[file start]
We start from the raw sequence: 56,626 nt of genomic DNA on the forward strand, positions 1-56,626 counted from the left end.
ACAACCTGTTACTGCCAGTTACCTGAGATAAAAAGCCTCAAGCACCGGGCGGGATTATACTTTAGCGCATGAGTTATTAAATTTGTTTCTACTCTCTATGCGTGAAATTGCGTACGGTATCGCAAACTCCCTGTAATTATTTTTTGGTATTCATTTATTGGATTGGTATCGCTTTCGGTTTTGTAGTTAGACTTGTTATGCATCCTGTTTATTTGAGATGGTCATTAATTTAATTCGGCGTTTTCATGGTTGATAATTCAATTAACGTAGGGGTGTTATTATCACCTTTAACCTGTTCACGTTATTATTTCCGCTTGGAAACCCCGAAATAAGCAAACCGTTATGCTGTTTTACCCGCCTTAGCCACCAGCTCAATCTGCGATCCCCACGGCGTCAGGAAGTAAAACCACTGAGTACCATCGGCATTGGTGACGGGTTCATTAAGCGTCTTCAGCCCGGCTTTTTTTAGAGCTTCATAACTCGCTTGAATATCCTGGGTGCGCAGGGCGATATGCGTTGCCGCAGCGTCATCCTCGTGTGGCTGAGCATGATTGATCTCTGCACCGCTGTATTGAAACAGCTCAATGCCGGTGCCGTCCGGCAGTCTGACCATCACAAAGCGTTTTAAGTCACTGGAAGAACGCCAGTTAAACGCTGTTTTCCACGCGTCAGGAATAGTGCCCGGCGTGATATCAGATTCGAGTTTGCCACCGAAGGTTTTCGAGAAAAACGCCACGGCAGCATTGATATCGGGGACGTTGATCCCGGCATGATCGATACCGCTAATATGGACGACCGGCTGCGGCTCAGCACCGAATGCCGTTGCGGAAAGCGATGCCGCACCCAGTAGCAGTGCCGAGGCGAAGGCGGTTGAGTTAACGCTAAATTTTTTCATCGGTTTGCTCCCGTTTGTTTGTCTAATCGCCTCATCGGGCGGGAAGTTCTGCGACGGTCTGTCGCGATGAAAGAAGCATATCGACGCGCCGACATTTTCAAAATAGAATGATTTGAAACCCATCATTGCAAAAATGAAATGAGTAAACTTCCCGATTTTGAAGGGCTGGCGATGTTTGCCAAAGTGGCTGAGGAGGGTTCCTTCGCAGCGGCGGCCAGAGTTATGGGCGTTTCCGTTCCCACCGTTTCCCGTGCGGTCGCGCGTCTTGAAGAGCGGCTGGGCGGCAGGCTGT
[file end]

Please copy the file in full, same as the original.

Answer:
We start from the raw sequence: 56,626 nt of genomic DNA on the forward strand, positions 1-56,626 counted from the left end.
ACAACCTGTTACTGCCAGTTACCTGAGATAAAAAGCCTCAAGCACCGGGCGGGATTATACTTTAGCGCATGAGTTATTAAATTTGTTTCTACTCTCTATGCGTGAAATTGCGTACGGTATCGCAAACTCCCTGTAATTATTTTTTGGTATTCATTTATTGGATTGGTATCGCTTTCGGTTTTGTAGTTAGACTTGTTATGCATCCTGTTTATTTGAGATGGTCATTAATTTAATTCGGCGTTTTCATGGTTGATAATTCAATTAACGTAGGGGTGTTATTATCACCTTTAACCTGTTCACGTTATTATTTCCGCTTGGAAACCCCGAAATAAGCAAACCGTTATGCTGTTTTACCCGCCTTAGCCACCAGCTCAATCTGCGATCCCCACGGCGTCAGGAAGTAAAACCACTGAGTACCATCGGCATTGGTGACGGGTTCATTAAGCGTCTTCAGCCCGGCTTTTTTTAGAGCTTCATAACTCGCTTGAATATCCTGGGTGCGCAGGGCGATATGCGTTGCCGCAGCGTCATCCTCGTGTGGCTGAGCATGATTGATCTCTGCACCGCTGTATTGAAACAGCTCAATGCCGGTGCCGTCCGGCAGTCTGACCATCACAAAGCGTTTTAAGTCACTGGAAGAACGCCAGTTAAACGCTGTTTTCCACGCGTCAGGAATAGTGCCCGGCGTGATATCAGATTCGAGTTTGCCACCGAAGGTTTTCGAGAAAAACGCCACGGCAGCATTGATATCGGGGACGTTGATCCCGGCATGATCGATACCGCTAATATGGACGACCGGCTGCGGCTCAGCACCGAATGCCGTTGCGGAAAGCGATGCCGCACCCAGTAGCAGTGCCGAGGCGAAGGCGGTTGAGTTAACGCTAAATTTTTTCATCGGTTTGCTCCCGTTTGTTTGTCTAATCGCCTCATCGGGCGGGAAGTTCTGCGACGGTCTGTCGCGATGAAAGAAGCATATCGACGCGCCGACATTTTCAAAATAGAATGATTTGAAACCCATCATTGCAAAAATGAAATGAGTAAACTTCCCGATTTTGAAGGGCTGGCGATGTTTGCCAAAGTGGCTGAGGAGGGTTCCTTCGCAGCGGCGGCCAGAGTTATGGGCGTTTCCGTTCCCACCGTTTCCCGTGCGGTCGCGCGTCTTGAAGAGCGGCTGGGCGGCAGGCTGT